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Coping with relapse

Back in March of this year, something miraculous happened to me: one day, suddenly, sometime in the afternoon, I got dramatically better. So much better, that a few days later I dared to begin to suspect that I had fully recovered.

There followed a glorious and terrifying three months as my world expanded, then a sickening disappointment when I caught a cold and my energy continued to drain away long after the cold symptoms had passed. I was experiencing my first relapse. I don't think I initially handled it very well, and, now in November, there has still been no recovery of energy levels, but I've learnt a few things about coping with the new situation. Here are the main ones.

1. Accept what has happened and stop fighting. It took me some months to be able to bear to take this step, but I have had to learn that over-activity, however appealing or essential the activity in question seems to be, only makes me sick.

2. Establish a new routine. Whilst I was stronger, I was staying up for periods of four or even five hours at a stretch, and mostly just doing things when I felt like it. Carrying on with this policy when my energy was greatly diminished led to exhaustion, labile emotions, and failing to manage the basics like regularly showering or cleaning my teeth. I now have a routine to which I strive to adhere whereby in my first activity period of the morning I get the essentials done, leaving more pleasurable activities and those that could be completed by someone else to the lunchtime and afternoon activity slots. I have also found a simple timer with an alarm to be helpful with encouraging me to stick to this routine. I set it to go off when my daily schedule says I need to return to bed, so that I'm less likely to continue with what I'm doing until it's finished and simply wear myself out.

3. Re-learn how to rest. The reduction in my energy has been frustrating, so I've needed to develop strategies to enable me to rest. Otherwise I can get so agitated lying in bed that I simply have to get up and do something, no matter how much my body protests! For me, doing a calming activity as soon as I first lie down helps me to wind down, so I will often begin by playing something mindless like Solitaire on the laptop. If I get agitated, I'll also often put on either soothing music or a really interesting story. The music calms me and the story distracts me from thinking about all the things that need to get done.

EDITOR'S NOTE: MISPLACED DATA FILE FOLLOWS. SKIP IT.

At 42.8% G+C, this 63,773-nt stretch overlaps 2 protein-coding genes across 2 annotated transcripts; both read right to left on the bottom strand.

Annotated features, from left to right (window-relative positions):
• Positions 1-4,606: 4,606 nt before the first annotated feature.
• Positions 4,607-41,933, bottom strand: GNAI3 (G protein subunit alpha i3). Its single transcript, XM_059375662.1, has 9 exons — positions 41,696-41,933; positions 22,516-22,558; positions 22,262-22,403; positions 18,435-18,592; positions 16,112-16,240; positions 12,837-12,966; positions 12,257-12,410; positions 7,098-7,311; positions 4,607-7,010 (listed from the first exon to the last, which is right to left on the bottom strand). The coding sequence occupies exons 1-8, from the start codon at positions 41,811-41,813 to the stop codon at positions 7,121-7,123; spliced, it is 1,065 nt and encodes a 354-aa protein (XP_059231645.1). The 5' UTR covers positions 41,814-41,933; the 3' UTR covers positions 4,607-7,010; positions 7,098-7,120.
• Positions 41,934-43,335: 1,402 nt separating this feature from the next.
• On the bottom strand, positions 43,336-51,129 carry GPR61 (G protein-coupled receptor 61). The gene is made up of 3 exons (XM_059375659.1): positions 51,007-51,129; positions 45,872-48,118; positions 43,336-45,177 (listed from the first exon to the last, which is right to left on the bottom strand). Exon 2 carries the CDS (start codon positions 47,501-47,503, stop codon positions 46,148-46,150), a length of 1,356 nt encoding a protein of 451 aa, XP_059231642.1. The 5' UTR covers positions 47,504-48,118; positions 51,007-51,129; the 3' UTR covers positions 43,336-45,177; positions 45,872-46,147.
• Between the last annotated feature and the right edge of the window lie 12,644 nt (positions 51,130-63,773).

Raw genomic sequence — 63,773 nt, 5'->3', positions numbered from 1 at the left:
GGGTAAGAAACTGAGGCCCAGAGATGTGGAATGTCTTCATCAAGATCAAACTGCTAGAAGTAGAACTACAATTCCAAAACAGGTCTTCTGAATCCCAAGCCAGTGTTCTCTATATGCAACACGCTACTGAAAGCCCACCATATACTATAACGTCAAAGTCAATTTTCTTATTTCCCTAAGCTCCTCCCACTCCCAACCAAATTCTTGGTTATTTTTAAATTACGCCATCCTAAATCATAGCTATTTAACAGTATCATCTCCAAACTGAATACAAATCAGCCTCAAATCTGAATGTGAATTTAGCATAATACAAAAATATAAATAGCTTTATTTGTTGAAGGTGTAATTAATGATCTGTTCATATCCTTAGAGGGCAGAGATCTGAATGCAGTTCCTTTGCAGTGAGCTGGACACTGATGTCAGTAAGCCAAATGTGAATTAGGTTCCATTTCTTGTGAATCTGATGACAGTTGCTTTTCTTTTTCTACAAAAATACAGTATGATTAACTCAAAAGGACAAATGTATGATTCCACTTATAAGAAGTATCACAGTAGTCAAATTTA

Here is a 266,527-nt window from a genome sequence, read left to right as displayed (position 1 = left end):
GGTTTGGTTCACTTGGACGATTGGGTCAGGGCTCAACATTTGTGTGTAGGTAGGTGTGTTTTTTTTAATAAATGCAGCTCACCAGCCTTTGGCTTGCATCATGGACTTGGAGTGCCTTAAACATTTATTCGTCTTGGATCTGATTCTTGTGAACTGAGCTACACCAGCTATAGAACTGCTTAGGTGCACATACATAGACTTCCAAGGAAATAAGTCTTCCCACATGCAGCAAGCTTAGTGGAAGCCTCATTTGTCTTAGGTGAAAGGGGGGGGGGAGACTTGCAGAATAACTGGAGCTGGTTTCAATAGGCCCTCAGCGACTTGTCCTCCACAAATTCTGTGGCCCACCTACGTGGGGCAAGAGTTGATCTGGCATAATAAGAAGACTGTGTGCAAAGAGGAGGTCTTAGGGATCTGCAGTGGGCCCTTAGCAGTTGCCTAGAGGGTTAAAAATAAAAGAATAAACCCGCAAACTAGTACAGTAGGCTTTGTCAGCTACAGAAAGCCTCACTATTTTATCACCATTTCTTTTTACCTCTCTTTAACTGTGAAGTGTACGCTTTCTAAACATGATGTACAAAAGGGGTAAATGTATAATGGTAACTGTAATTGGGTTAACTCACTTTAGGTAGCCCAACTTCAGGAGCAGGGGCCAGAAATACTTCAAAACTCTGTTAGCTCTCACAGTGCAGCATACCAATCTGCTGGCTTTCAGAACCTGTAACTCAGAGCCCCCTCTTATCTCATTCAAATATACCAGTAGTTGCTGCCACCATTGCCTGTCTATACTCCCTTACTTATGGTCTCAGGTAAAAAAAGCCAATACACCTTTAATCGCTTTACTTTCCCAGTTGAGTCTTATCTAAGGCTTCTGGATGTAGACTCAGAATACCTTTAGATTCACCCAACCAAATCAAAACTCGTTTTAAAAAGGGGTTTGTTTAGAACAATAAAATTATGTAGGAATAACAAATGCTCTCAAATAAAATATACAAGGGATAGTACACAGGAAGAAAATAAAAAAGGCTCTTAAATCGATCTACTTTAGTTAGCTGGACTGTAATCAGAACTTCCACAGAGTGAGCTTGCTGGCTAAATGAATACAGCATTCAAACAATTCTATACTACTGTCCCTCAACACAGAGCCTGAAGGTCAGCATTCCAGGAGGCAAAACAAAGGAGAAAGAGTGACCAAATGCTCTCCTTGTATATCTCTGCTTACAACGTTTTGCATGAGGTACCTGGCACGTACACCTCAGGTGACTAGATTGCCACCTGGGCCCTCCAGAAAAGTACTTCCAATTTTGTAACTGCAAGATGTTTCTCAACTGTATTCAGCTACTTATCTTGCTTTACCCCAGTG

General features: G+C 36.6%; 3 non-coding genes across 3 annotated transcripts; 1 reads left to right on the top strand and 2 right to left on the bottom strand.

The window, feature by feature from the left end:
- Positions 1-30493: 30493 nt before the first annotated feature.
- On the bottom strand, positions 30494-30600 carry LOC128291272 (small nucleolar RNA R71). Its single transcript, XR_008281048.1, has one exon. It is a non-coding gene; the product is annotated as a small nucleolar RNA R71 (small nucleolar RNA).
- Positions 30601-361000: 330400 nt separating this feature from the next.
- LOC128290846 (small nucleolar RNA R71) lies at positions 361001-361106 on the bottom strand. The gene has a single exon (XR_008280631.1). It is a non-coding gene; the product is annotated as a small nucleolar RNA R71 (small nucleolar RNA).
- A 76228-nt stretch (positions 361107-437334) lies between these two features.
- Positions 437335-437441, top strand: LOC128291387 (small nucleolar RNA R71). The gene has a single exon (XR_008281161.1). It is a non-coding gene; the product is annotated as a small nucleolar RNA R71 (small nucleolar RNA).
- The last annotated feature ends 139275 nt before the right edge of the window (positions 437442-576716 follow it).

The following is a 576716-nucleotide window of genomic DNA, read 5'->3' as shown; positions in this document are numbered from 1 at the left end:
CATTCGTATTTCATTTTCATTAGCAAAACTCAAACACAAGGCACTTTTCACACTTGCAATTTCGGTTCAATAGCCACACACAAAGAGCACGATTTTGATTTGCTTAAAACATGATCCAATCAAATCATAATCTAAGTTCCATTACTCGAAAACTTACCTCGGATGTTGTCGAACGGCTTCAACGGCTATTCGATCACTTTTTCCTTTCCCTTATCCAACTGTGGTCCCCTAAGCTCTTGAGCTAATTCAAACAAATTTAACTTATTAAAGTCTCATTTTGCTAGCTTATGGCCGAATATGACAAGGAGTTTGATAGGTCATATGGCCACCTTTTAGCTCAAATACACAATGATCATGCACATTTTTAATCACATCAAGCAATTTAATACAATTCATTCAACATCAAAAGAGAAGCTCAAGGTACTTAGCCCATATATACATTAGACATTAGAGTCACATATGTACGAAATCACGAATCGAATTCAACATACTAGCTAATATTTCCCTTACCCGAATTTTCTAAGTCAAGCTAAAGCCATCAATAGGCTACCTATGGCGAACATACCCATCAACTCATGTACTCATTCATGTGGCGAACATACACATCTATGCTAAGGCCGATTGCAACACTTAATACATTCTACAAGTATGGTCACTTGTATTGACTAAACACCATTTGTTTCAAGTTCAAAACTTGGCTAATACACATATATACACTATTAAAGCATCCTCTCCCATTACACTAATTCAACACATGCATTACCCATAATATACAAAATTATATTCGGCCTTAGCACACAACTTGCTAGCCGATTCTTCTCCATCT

4. Use activity periods for the good of my body, as well as my mind. For me, the main thing this has meant has been shortening my activity periods, but being more active in them. Initially I was focusing, once the basics were taken care of, on sewing Christmas presents and writing emails - both very sedentary activities. This meant that I was physically almost completely inactive, and, with the help of my doctor, I eventually made the connection between this and the hugely painful buildup of gas I was getting in my gut. I need to move if I want my bowels to move! I have now tried to include some significant physical activity into at least one of my activity periods as well as slipping in small 'bites' of activity (such as pacing a little whilst waiting for the jug to boil) into the rest of my day.

Hope those tips are of use to someone!

November 2006

Note - after my sudden recovery March 06 it took me a full year to regain my contentment. I was well about two months (which was often frightening), getting sicker about two months (which was gutting) and then fighting, uncertain and disordered for most of the rest of the year. I got my contentment back at about the same time as I got a good routine going again, although I don't know which enabled which. The routine keeps my energy levels on a more even keel. I have now settled in to having three activity periods per day, one of which is just mooching around, one of which is a set activity and one of which is craft or cooking or gardening or making a salad. It takes a lot of planning to get stuff done, choosing and prioritising the free activity. One activity period per day must involve 30 min. outside, and one must involve physical moving around. - May 2007